Strata + Hadoop World 2016: Hadoop and Spark in spotlight
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the open source Apache Spark architecture continues to find more adherents both in Web upstarts and traditional enterprise settings.
At the Databricks-organized Spark Summit East 2016 in New York, users shared their reasons for employing the Spark architecture, which melds several useful APIs with a basic in-memory analytics engine. Their experiences and that of others add weight to recent Market Research Media estimates that, globally, the Spark market could reach $4.2 billion by 2020.
Increasingly, Spark is at the heart of efforts to process data in motion, and fraud detection is one of the prime examples.
Chris D'Agostino, vice president of technology at Capital One, based in McLean, Va., told a summit crowd his team is using Spark to harden its defenses against financial fraud rings, even as the bank's digital applications create more and more digital data. The goal for Spark is to cut the gap between the time a series of frauds begin to occur, and the time the activity is identified and halted.
It starts with streaming
D'Agostino said Capital One has used Spark Streaming to combine large data sets for historical information, using both Spark's SQL interfaces and its graph data format.
"This is where Spark has been useful for us," D'Agostino said. "We can combine information in SQL and graph formats, and create execution models to make scoring decisions." The data is being fed to Spark's machine learning tools to help identify likely cases of false identity and bogus account sign-ups, according to D'Agostino.
He said Capital One uses a Databricks' supported connector to link Amazon Redshift data to Spark, allowing applications on the Amazon Web Services cloud to handle more data quickly, and to look at more varied features in the data -- ones that might uncover fraudsters.
D'Agostino said his team's effort with open source Apache Spark architecture components is part of a larger Capital One effort to model IT along Agile lines. Teams are organized for projects based on a "stack," which usually includes an enterprise architect, a data scientist and other analysts, user interface developers, and data engineers who handle the middle-tier and data infrastructure.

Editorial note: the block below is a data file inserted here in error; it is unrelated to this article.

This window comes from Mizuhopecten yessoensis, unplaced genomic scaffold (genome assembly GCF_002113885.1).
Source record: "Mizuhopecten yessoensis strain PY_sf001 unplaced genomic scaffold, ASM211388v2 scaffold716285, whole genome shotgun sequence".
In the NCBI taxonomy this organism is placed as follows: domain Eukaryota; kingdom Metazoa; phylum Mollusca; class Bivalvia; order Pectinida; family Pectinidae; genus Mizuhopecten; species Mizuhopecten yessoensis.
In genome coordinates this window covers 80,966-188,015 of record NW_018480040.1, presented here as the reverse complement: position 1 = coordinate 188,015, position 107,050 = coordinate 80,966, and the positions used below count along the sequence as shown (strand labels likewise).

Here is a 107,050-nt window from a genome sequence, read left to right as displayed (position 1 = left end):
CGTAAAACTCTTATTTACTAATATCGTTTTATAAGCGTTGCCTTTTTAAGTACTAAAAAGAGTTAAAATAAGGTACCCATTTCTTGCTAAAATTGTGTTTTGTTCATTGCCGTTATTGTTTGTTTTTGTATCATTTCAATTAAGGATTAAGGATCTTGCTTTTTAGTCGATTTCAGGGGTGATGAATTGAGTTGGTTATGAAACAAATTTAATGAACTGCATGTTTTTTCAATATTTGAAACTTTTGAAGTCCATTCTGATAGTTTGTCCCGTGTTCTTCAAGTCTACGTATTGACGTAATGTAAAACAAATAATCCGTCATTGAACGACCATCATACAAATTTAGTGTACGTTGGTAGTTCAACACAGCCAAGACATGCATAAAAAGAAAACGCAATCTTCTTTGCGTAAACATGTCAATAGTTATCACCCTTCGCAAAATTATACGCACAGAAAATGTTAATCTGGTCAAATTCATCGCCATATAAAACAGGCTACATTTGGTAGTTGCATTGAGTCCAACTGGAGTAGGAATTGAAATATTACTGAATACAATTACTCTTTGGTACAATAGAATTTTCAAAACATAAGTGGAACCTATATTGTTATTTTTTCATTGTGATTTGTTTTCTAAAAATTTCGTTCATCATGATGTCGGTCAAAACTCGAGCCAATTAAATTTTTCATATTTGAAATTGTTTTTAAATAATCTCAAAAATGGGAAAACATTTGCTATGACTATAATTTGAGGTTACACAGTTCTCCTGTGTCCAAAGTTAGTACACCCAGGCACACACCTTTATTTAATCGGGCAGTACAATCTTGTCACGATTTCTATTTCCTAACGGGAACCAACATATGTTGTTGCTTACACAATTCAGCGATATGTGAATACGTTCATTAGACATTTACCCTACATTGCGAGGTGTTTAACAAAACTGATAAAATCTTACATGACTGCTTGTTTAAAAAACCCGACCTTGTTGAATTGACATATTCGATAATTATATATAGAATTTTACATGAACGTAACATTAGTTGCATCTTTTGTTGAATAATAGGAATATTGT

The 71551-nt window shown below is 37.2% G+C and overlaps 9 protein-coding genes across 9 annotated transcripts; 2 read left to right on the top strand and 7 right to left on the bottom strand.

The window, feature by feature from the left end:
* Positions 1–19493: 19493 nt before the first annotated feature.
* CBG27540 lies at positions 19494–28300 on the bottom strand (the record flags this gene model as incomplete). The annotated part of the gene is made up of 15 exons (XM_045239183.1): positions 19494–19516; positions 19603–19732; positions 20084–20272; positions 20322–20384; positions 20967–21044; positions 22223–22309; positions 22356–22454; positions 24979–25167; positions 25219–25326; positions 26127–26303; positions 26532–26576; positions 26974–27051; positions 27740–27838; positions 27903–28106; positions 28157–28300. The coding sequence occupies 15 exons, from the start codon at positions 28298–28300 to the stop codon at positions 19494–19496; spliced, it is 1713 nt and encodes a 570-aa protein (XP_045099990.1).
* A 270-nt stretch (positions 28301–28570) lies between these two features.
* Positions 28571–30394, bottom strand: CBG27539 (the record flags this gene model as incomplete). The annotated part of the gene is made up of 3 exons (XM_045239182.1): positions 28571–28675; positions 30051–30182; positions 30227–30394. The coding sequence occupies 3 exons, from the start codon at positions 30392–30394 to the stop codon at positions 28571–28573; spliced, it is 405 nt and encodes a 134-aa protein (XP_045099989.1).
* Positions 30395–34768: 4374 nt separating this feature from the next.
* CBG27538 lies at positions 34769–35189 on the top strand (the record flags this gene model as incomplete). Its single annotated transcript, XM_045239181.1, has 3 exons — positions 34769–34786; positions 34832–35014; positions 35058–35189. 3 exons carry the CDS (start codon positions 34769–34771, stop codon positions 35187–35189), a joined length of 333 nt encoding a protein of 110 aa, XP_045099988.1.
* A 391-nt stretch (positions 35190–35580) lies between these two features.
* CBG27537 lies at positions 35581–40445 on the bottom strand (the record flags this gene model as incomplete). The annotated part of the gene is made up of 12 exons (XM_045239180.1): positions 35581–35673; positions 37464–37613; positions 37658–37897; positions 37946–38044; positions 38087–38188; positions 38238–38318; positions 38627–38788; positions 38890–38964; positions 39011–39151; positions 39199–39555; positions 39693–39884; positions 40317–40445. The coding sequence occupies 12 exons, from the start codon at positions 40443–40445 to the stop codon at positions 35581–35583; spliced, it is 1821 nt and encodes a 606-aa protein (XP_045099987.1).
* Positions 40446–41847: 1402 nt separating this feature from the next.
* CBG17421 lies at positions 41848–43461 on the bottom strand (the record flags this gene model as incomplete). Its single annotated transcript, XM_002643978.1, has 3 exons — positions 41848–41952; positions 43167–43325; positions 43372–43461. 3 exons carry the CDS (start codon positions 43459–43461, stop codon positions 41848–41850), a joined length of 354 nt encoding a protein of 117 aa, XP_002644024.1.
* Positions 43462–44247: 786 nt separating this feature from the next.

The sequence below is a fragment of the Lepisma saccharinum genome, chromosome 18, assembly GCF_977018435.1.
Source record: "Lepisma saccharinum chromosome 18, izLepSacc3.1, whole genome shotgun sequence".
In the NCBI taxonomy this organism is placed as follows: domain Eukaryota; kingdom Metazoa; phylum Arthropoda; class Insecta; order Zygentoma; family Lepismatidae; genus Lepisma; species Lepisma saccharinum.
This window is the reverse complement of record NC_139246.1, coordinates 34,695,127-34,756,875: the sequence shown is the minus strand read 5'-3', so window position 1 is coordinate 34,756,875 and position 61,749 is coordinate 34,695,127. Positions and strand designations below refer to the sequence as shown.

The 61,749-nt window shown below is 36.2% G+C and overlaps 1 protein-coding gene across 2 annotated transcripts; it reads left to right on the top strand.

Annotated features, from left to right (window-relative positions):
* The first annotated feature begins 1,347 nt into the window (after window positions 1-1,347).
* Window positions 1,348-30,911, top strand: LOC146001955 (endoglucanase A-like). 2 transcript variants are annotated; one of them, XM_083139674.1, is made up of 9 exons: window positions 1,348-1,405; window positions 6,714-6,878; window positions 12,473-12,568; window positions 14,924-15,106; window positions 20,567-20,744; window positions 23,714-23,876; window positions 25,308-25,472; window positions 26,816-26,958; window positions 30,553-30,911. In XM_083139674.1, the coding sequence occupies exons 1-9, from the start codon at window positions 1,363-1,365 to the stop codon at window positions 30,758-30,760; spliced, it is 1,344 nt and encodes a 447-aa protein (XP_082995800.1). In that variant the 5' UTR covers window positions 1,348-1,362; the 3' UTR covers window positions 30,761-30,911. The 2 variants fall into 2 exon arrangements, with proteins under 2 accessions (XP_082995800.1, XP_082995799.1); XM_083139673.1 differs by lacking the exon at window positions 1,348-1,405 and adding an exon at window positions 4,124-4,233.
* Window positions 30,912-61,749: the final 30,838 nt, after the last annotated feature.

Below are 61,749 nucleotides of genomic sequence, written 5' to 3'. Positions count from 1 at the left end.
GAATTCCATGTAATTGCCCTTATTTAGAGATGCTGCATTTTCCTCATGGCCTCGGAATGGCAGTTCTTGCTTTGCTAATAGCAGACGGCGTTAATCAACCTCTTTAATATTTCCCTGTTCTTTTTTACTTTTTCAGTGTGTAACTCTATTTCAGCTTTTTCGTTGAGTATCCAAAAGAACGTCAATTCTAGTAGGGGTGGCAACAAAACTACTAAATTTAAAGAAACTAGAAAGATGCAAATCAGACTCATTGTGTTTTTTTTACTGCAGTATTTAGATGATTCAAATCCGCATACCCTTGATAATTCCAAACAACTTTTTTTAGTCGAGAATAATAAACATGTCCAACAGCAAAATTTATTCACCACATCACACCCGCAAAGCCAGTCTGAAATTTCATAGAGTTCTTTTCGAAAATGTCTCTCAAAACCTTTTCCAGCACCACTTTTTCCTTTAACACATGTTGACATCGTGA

Shops with long-standing Hadoop experience continue to bring in Spark -- in many cases, shifting work from Hadoop 1.0's original MapReduce processing engine to the newer format.
"Spark has been making many steady inroads" as a component in a data platform supporting analytics for e-commerce, said Seshu Adunuthula, head of analytics infrastructure at eBay Inc., based in San Jose, Calif.
Like other e-commerce sites, eBay is seeing a large shift to the use of mobile devices, even as it adds 8.8 million listings every week. At the same time, eBay sees a need for greater personalization of the website experience, which requires improved in-house analytics capabilities.
At the Spark conference, Adunuthula described a multiyear effort eBay has made to open up flexible analytics within the company based on increased use of Hadoop, now accompanied by increased use of Spark.
Spark processing outpaces MapReduce in some important use cases, Adunuthula indicated. He said eBay is transitioning "classic MapReduce jobs" that build multidimensional analytical cubes from MapReduce to Spark.
At your real-time bidding
Use of Spark at Boston-based DataXu Inc. comes on the heels of considerable use of Hadoop and its original MapReduce data processing engine for machine learning, said Beth Logan, senior director of optimization. DataXu is a Web company that enables markets for real-time bidding on online ads.
"Spark is faster," Logan said, echoing conclusions of others who have pitted MapReduce against Spark. Moreover, she said, Spark's ML Pipeline interface serves to automate iterative processing for machine learning in ways that MapReduce was not able to.
That is important, because DataXu data streams are daunting. Logan said the company's systems process as much as 1.6 million requests per second, while matching advertisers with available spot ads on the Web. Spark speed is one benefit -- there are others.
A big attraction of Spark for DataXu is its machine learning libraries, Logan said, noting DataXu's original MapReduce system relied on homegrown code to implement machine learning. Machine learning code for distributed deployment is difficult to write and to debug, and there is some comfort in being part of a larger community software effort, she indicated.
Preference for open source
Because Spark machine learning libraries are open source, she said, "We don't have to find every bug ourselves. That also means increased reliability. We have less of our own code to maintain."
Components such as its in-memory processing engine and high-level machine learning libraries have helped the Apache Spark architecture gain a unique place in current big data efforts -- but its open source traits are shared with other software from the Apache Hadoop ecosystem. That remains a chief factor in many big data analytics buying decisions.
"People who are making these decisions have a preference for open source," said Thomas Dinsmore, an independent consultant based in Newton, Mass. "In general, those people prefer open source products over commercial products."
Dinsmore advised that doesn't mean such users won't buy commercial products. It does mean, however, that there is a marked preference where possible for open source. That theme ran through many Spark discussions at the summit.
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Jack Vaughan asks:
Does Apache Spark have a place in your data analytics tool box? Which apps seem most appropriate?
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